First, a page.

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Hornet 600 - Sprocket-Hub Question

Discussion in 'Technical and Troubleshooting Torque' started by mattb, Dec 28, 2009.

  1. G'day All.

    The rear sprocket of my '98 Hornet 600 does not bolt straight onto the hub as per my other bikes, but bolts on to a part which looks to be the hub, but is separate (in teh way that a drum brake sits in the hub). I noticed yesterday that this part, on which the sprocket is bolted, has some play between it and the hub proper: sideways play of maybe one mm at most (i.e. it's not perfectly rigid as per my other bikes), but also play backwards and forwards of maybe three mm. The sprocket bolts are tight. Is this normal?

    I discovered it because I was noticing a grinding sound down there. This is at 900km since lubing the chain and leaving Melbourne, so I oiled it up before, rode it, and the sound's gone - a dry chain and dust was at fault (I was thinking a bearing). But, it's brought this movement to my attention (could have always been like this). Going for a ride through the Hay Plains tomorrow (Nyah-Balranald-Hay-Deniliquin-Melbourne - the long way home) in close to 40 degrees - don't want to be stranded out there!

  2. Sounds like your sprocket carrier bearing has gone. I'm not familiar with the Hornet as my Hondaphobia keeps me from examining such things in detail, but generally, what you'll find in that separate bit is a ball race of similar (but possibly not identical) size to your rear wheel bearings. There might be two, but all the ones I've seen inside have one. Provided there's not too much corrosion, it's a fairly easy job to pop it out and knock in a new one from your friendly local bearing supplier. Regardless of what it has as standard, a bearing with seals on both sides (2RS designation) is a good idea.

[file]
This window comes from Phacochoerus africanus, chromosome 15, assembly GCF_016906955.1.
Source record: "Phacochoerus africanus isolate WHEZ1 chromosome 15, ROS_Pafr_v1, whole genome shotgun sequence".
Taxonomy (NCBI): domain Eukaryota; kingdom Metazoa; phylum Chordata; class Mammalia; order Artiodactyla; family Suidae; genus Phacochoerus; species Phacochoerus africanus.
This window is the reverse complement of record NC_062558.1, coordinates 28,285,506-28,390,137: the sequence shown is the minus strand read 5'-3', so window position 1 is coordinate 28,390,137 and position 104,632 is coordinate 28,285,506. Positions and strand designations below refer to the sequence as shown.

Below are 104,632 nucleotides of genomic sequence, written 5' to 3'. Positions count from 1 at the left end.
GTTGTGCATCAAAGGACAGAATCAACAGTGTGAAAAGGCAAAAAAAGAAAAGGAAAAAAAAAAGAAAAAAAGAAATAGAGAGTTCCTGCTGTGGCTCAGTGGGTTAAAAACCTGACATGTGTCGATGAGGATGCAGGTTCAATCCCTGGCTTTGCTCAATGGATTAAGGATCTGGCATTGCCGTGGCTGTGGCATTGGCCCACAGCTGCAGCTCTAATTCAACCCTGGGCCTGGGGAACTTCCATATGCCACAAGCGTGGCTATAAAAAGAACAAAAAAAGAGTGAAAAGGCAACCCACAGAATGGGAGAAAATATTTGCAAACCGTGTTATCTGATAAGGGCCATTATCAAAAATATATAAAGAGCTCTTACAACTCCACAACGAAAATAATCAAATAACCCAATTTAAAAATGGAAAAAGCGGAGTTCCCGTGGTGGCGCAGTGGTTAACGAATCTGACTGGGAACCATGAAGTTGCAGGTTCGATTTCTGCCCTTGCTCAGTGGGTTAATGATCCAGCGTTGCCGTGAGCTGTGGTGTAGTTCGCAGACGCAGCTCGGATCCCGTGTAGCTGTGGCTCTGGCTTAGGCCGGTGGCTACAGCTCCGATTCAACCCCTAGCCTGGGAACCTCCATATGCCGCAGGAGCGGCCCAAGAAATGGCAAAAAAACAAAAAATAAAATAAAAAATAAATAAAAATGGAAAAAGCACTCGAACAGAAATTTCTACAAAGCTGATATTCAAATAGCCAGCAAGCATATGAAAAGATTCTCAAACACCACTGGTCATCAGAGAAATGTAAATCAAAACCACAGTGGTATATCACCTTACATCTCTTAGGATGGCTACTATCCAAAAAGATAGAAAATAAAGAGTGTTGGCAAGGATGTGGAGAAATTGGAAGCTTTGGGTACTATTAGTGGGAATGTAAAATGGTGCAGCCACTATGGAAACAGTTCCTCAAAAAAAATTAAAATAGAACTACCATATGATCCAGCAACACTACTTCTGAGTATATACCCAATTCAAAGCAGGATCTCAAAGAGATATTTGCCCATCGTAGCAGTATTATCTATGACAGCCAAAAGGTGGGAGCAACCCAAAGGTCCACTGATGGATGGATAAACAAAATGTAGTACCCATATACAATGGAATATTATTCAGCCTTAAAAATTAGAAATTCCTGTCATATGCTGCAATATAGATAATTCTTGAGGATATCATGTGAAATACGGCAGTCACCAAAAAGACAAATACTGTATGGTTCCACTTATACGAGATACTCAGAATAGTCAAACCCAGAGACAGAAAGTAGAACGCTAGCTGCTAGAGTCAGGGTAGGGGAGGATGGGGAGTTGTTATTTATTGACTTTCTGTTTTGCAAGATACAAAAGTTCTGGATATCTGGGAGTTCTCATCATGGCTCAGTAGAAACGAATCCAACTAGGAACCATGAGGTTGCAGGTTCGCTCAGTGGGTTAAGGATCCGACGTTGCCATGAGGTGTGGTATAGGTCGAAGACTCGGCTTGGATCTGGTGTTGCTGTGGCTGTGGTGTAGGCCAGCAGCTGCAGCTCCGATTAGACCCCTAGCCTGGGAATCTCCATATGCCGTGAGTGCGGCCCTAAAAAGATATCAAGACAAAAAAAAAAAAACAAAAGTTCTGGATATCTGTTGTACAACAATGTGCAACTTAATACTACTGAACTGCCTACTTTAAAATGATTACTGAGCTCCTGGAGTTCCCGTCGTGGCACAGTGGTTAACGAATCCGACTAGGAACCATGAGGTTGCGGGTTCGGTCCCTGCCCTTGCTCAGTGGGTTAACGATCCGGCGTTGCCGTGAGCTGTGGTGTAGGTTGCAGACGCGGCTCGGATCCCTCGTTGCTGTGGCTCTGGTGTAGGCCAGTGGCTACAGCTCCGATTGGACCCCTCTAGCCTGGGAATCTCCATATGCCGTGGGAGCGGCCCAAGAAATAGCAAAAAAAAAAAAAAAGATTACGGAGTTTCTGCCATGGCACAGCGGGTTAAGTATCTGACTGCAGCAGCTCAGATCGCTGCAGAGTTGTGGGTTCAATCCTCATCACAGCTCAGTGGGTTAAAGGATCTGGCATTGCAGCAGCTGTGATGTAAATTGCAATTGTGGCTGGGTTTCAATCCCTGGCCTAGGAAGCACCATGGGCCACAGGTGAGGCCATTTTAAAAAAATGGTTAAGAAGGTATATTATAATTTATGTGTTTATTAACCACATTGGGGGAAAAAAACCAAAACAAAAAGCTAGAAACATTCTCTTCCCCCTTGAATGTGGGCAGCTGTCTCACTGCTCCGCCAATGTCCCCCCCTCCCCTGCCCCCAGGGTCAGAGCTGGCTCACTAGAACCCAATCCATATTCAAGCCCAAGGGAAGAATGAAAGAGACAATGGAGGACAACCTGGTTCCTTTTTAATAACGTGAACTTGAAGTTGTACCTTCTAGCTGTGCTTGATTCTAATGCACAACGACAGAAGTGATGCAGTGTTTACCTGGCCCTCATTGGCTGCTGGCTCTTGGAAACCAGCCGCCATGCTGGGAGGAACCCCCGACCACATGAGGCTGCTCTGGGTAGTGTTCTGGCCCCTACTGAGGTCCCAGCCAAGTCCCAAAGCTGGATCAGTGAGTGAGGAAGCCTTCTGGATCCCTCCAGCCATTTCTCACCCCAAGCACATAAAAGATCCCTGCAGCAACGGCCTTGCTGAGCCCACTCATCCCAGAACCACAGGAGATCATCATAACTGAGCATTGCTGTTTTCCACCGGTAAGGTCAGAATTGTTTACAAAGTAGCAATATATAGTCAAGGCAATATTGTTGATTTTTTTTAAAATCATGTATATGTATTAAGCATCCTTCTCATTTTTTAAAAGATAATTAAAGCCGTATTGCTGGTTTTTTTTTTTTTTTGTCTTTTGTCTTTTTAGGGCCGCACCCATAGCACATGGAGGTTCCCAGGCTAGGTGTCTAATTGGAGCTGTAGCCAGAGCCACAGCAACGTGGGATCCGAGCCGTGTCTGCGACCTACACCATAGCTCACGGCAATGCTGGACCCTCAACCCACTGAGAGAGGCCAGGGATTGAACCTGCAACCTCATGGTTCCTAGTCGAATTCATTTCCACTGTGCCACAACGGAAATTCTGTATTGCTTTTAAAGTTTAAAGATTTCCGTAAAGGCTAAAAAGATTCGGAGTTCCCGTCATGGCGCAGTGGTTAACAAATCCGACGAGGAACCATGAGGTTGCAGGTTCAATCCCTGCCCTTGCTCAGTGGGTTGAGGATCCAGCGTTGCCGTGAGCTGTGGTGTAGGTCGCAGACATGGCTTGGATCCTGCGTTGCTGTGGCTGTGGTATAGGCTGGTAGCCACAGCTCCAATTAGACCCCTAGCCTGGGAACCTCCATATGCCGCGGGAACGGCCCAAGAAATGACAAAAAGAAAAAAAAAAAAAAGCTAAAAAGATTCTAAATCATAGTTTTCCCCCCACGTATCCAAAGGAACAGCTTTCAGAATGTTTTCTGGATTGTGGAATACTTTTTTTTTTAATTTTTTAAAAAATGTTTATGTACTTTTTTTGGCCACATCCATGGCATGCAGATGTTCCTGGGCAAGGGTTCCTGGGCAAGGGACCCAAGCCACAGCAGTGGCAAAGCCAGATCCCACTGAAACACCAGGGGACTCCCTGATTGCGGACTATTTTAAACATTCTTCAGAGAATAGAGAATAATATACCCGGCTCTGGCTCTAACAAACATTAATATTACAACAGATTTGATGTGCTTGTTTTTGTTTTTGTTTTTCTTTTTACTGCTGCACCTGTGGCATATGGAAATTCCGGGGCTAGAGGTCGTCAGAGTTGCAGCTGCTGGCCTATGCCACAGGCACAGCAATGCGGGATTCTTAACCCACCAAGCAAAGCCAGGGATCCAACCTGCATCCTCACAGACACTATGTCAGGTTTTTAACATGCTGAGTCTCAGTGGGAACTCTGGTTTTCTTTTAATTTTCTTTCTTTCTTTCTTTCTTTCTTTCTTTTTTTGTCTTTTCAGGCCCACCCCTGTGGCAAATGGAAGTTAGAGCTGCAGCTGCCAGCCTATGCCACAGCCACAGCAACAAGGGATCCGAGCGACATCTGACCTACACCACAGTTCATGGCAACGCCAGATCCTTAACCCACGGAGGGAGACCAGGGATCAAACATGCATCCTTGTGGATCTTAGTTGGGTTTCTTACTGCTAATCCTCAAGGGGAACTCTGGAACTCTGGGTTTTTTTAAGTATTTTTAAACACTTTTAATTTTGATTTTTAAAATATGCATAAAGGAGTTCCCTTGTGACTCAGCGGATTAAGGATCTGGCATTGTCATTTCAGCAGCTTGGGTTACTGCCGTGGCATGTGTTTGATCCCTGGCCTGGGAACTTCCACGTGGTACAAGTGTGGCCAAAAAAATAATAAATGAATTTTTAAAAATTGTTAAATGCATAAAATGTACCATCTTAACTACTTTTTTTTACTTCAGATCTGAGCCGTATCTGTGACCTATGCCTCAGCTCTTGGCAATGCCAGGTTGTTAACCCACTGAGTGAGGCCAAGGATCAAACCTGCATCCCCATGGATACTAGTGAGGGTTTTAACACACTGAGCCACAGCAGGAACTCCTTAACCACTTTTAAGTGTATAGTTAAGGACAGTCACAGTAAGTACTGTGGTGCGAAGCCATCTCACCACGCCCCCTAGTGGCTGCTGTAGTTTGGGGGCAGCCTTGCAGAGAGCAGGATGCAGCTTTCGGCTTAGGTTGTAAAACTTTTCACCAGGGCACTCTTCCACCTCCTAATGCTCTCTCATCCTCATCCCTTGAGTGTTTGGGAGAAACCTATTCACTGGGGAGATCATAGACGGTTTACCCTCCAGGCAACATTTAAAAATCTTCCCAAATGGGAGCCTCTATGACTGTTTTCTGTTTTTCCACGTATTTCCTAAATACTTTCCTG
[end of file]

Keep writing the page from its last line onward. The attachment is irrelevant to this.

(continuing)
There's a good chance that you cush drive rubbers will be shot as well. If they are, you'll be amazed at how much smoother your driveline is when they're replaced.
  3. Don't ride if you're getting noise from the rear wheel bearing; Loz did on his Hornet 900 and it cost him a passle of money.

    Agree with pat's assessment, btw, except I love my Honda :).
  4. Thanks guys. The sound seemed to have gone away after lubing the chain (did some tests around the block). Somebody asked a similar question about the sideways movement (as I say, very slight) on a Hornet Forum and the reply was that degree of movement was normal - the cush drive. I'll go for another test in a moment to check I'm certain that the sound was indeed the chain and not a bearing. My main concern now is that forward and backward (not sideways) movement of the sprocket carrier inside the hub. It has a very defined beginning and ending with 2-3mm distance - does your bike do that Hornet?
  5. When you say "forward and backward" movement, do you mean rotational? As in, the sprocket carrier will rotate forward or backward by that amount before coming up against something in the wheel?

    If so, I'd say that it's a normal amount on a bike with 10 year old cush drive rubbers in it.

    If you mean that it will move bodily from the back of the bike 3mm towards the front of the bike, that's huge and you've definitely lost your balls. Time for a new bearing.

    A little bit of side play is possible. 'Cos the carrier is (probably) only supported by a single bearing, it won't be super rigid, even if the bearing is good.

    If 'twere me, after I'd battled my fundamental idleness, I'd pull the back wheel so I could inspect the sprocket carrier bearing (rotating it by hand to feel for slack and roughness) and cush drive rubbers. I know it's a pain, but it's worth the peace of mind.
  6. Thanks Pat - yep, rotational. That's good to know (well, speculative knowledge at least). I think I'll go do my ride tomorrow as per planned. Had new tyres put on a week ago at a good shop, and they never mentioned anything untoward. I'm getting the head bearing replacement booked in when I get back to Melb, might include an inspection of all this in the job. I took the bike for a ride without my helmet just before (past the expensive new Nyah police station, confident there'd be no cops! (just as there wasn't when that guy bled to death out the front)), and even shut the engine down and coasted down a hill - no noise now, definitely no grinding. I realised that, while a desparate need for lube was the main issue, I had also put the Megacycle silencer in before leaving Melb, and was riding everywhere with a pillion, which would have exacerbated the sound for my ears. Best answer to most problem-noises on a bike is a loud pipe.